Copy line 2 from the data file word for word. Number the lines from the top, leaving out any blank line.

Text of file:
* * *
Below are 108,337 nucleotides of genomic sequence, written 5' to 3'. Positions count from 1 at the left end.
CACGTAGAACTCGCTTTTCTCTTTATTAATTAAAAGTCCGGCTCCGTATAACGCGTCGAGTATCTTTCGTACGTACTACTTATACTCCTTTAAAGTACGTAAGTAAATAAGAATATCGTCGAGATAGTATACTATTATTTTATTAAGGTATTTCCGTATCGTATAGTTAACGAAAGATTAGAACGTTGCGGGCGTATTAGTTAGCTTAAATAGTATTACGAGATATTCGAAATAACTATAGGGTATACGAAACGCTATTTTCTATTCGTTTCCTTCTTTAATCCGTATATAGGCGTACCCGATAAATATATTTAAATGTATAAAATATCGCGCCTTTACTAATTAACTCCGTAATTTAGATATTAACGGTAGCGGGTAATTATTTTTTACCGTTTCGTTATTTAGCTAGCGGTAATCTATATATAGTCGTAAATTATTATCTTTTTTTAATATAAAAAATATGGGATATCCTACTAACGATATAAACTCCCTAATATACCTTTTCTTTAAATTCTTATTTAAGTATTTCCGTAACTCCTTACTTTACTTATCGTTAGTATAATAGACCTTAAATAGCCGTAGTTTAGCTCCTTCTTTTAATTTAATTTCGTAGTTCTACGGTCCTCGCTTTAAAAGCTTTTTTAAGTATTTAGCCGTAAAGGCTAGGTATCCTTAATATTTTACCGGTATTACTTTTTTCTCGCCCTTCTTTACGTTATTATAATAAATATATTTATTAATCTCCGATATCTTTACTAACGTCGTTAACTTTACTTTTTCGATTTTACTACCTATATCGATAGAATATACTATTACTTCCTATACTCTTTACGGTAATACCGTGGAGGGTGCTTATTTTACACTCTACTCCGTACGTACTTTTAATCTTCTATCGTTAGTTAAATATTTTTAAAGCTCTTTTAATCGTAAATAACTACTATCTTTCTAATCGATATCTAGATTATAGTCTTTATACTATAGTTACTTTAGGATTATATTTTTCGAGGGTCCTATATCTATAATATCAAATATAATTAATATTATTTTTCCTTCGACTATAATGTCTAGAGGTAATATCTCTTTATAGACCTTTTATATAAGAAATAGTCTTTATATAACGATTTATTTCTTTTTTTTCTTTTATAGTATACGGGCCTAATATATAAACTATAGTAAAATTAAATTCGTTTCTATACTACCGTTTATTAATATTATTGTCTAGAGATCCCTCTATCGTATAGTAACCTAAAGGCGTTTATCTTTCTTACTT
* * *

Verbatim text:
CACGTAGAACTCGCTTTTCTCTTTATTAATTAAAAGTCCGGCTCCGTATAACGCGTCGAGTATCTTTCGTACGTACTACTTATACTCCTTTAAAGTACGTAAGTAAATAAGAATATCGTCGAGATAGTATACTATTATTTTATTAAGGTATTTCCGTATCGTATAGTTAACGAAAGATTAGAACGTTGCGGGCGTATTAGTTAGCTTAAATAGTATTACGAGATATTCGAAATAACTATAGGGTATACGAAACGCTATTTTCTATTCGTTTCCTTCTTTAATCCGTATATAGGCGTACCCGATAAATATATTTAAATGTATAAAATATCGCGCCTTTACTAATTAACTCCGTAATTTAGATATTAACGGTAGCGGGTAATTATTTTTTACCGTTTCGTTATTTAGCTAGCGGTAATCTATATATAGTCGTAAATTATTATCTTTTTTTAATATAAAAAATATGGGATATCCTACTAACGATATAAACTCCCTAATATACCTTTTCTTTAAATTCTTATTTAAGTATTTCCGTAACTCCTTACTTTACTTATCGTTAGTATAATAGACCTTAAATAGCCGTAGTTTAGCTCCTTCTTTTAATTTAATTTCGTAGTTCTACGGTCCTCGCTTTAAAAGCTTTTTTAAGTATTTAGCCGTAAAGGCTAGGTATCCTTAATATTTTACCGGTATTACTTTTTTCTCGCCCTTCTTTACGTTATTATAATAAATATATTTATTAATCTCCGATATCTTTACTAACGTCGTTAACTTTACTTTTTCGATTTTACTACCTATATCGATAGAATATACTATTACTTCCTATACTCTTTACGGTAATACCGTGGAGGGTGCTTATTTTACACTCTACTCCGTACGTACTTTTAATCTTCTATCGTTAGTTAAATATTTTTAAAGCTCTTTTAATCGTAAATAACTACTATCTTTCTAATCGATATCTAGATTATAGTCTTTATACTATAGTTACTTTAGGATTATATTTTTCGAGGGTCCTATATCTATAATATCAAATATAATTAATATTATTTTTCCTTCGACTATAATGTCTAGAGGTAATATCTCTTTATAGACCTTTTATATAAGAAATAGTCTTTATATAACGATTTATTTCTTTTTTTTCTTTTATAGTATACGGGCCTAATATATAAACTATAGTAAAATTAAATTCGTTTCTATACTACCGTTTATTAATATTATTGTCTAGAGATCCCTCTATCGTATAGTAACCTAAAGGCGTTTATCTTTCTTACTT